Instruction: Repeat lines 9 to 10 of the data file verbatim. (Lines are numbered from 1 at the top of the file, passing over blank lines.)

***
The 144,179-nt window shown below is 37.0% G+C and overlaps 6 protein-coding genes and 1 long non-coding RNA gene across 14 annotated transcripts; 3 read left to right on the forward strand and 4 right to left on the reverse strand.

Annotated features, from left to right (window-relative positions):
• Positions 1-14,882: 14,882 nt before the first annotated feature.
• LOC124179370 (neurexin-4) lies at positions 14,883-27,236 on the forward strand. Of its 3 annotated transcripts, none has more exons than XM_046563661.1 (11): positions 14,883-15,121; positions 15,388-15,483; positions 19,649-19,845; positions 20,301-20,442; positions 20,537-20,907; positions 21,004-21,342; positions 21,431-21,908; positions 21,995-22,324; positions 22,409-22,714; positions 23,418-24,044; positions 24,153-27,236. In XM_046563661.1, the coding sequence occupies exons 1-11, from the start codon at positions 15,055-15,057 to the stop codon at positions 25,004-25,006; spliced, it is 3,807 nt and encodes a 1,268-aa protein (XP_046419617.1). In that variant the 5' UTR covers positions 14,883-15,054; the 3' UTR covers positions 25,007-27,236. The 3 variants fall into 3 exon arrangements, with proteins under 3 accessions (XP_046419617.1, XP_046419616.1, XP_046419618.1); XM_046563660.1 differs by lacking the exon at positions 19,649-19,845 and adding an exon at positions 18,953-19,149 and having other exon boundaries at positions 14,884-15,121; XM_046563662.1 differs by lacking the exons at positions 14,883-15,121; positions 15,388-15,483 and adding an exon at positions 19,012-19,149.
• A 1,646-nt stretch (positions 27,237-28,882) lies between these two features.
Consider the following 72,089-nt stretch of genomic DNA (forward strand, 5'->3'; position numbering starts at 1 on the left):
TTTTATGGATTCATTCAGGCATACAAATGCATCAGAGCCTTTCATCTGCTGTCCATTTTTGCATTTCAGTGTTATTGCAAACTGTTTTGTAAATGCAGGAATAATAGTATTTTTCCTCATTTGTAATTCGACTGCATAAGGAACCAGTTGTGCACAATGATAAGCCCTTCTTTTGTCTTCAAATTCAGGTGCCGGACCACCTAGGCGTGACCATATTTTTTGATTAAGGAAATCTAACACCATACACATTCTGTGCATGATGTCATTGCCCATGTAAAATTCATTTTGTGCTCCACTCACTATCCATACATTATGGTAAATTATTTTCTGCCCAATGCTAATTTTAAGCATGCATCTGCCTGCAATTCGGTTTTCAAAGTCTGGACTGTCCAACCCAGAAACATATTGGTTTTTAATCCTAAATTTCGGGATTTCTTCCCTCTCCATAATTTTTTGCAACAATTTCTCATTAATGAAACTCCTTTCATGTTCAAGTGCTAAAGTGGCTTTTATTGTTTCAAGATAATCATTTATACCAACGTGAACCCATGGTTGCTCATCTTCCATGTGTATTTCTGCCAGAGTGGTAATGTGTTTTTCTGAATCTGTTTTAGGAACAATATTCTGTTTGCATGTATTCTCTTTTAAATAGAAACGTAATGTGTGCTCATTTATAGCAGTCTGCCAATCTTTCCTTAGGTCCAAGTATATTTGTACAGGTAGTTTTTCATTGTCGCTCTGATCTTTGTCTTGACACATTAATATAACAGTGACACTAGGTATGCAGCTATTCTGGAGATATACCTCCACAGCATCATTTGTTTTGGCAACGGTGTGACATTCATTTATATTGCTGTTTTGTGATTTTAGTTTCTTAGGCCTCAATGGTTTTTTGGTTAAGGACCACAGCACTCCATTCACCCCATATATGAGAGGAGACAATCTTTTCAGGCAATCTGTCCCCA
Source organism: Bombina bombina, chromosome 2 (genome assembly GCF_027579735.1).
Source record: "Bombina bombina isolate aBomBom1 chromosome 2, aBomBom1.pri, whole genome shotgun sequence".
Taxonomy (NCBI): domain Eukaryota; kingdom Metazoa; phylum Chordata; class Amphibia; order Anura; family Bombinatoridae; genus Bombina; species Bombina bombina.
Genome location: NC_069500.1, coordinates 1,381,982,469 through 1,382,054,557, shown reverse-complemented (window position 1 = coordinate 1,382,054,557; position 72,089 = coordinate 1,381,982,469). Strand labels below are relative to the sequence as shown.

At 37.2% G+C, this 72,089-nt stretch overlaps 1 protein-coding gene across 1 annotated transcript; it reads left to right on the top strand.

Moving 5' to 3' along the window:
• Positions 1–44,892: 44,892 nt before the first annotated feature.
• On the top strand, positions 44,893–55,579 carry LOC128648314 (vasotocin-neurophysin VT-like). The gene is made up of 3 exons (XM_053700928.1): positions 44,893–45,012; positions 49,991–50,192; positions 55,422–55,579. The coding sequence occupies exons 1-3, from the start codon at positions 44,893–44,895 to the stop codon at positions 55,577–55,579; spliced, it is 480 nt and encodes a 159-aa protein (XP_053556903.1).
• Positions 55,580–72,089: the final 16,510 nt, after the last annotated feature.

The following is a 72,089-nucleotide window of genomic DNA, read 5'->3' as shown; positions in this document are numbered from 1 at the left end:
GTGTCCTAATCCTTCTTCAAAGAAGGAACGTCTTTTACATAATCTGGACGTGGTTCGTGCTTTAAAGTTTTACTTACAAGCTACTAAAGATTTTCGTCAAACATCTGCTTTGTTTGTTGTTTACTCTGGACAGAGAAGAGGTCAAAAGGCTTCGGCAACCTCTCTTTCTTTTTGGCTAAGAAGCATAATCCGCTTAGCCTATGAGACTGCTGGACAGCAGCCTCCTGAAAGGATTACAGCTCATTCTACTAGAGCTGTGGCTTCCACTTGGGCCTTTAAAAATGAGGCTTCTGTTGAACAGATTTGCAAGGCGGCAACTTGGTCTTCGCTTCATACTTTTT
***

Source record: "Bombina bombina isolate aBomBom1 chromosome 2, aBomBom1.pri, whole genome shotgun sequence".
Taxonomy (NCBI): domain Eukaryota; kingdom Metazoa; phylum Chordata; class Amphibia; order Anura; family Bombinatoridae; genus Bombina; species Bombina bombina.